Safety behind the wheel In fact, staying safe on the road requires a number of visual capabilities – for example, being able to see both far ahead as well as your immediate surroundings, side or peripheral vision, night vision and color vision, plus many others.
Distance vision is crucial because it lets you scan the road ahead of you and detect any dangers that might be present. Most importantly, it gives you the opportunity to respond quickly and prevent any accidents. On the other hand, if you struggle with distance vision you may not be able to see hazards in time to stop an accident.
You also need peripheral or side vision, which enables you to see the sides of your vehicle, which is crucial to spot pedestrians, animals and cross traffic without having to even glance away from the road ahead. Being able to see peripherally is also crucial for changing lanes and making turns. Make sure you know how to use both your rearview and side mirrors. Make sure they're angled properly, to enhance your view of the road to your sides and back.
Road safety is also highly dependent on good depth perception. This helps you measure distances accurately in dense driving conditions, switch lanes and pass other cars on the road. Accurate depth perception needs adequate sight in both eyes. If one lacks proper vision in one eye, it's advised to consult with an eye doctor to determine whether it is okay for you to get behind the wheel. You may have to refrain from driving until a solution is found to correct your vision.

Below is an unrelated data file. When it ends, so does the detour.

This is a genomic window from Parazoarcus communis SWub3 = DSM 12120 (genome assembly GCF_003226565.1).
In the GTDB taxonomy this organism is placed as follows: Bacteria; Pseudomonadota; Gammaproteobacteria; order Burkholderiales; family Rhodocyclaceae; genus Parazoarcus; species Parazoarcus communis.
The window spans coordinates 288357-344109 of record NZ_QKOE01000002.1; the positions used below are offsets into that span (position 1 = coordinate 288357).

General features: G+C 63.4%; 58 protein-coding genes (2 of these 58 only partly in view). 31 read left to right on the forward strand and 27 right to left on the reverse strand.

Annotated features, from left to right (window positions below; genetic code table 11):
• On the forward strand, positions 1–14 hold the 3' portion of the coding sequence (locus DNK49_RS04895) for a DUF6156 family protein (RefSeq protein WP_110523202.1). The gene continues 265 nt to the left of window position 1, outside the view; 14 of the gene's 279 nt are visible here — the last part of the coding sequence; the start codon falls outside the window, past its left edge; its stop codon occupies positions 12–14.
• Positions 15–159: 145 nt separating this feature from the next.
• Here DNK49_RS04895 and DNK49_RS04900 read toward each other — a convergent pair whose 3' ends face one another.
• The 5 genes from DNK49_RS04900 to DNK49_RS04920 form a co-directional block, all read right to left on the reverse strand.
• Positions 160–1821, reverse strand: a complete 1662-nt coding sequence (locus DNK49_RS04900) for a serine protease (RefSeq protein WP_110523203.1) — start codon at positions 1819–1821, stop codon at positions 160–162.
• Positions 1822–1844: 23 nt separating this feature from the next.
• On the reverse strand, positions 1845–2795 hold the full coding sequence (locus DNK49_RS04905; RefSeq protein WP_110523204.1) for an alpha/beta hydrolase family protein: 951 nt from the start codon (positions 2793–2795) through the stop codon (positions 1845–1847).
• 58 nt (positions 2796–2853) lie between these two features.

Accommodation also keeps you in good stead when driving. If you're unfamiliar with the term accommodating, it is the capability to shift your focus from a view ahead to something near, for example, from the road to the dashboard. For those 45 or older you may have a slight challenge with near vision, and you might need reading glasses or another vision correction solution to make it easier to see your dashboard. Make an appointment with your optometrist to talk about the best option.
Being able to see color also comes into play while driving. Those in the driver's seat need to be able to quickly see traffic lights, indicator signs and warning lights. For those with a color vision defect, response time could be a little slower than normal. If this sounds familiar, it's best not to wear medium or dark blue sunglasses, because these can seriously interfere with the ability to discern colors.
At the first sign of a vision problem, think about how it affects your ability to drive. You can't afford to risk your life or those of other people on the road! If you feel your eyesight isn't perfect, see your eye doctor, and get a proper eye exam sooner rather than later.